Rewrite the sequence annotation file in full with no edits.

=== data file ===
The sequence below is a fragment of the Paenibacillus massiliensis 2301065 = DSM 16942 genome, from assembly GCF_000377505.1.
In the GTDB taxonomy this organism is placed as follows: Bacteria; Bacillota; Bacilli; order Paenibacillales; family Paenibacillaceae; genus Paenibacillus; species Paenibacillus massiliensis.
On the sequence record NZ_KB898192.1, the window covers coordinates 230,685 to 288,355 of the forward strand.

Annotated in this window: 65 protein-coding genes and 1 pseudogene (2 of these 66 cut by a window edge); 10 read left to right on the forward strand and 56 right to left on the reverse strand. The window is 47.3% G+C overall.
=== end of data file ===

The sequence below is a fragment of the Paenibacillus massiliensis 2301065 = DSM 16942 genome, from assembly GCF_000377505.1.
In the GTDB taxonomy this organism is placed as follows: Bacteria; Bacillota; Bacilli; order Paenibacillales; family Paenibacillaceae; genus Paenibacillus; species Paenibacillus massiliensis.
On the sequence record NZ_KB898192.1, the window covers coordinates 230,685 to 288,355 of the forward strand.

Annotated in this window: 65 protein-coding genes and 1 pseudogene (2 of these 66 cut by a window edge); 10 read left to right on the forward strand and 56 right to left on the reverse strand. The window is 47.3% G+C overall.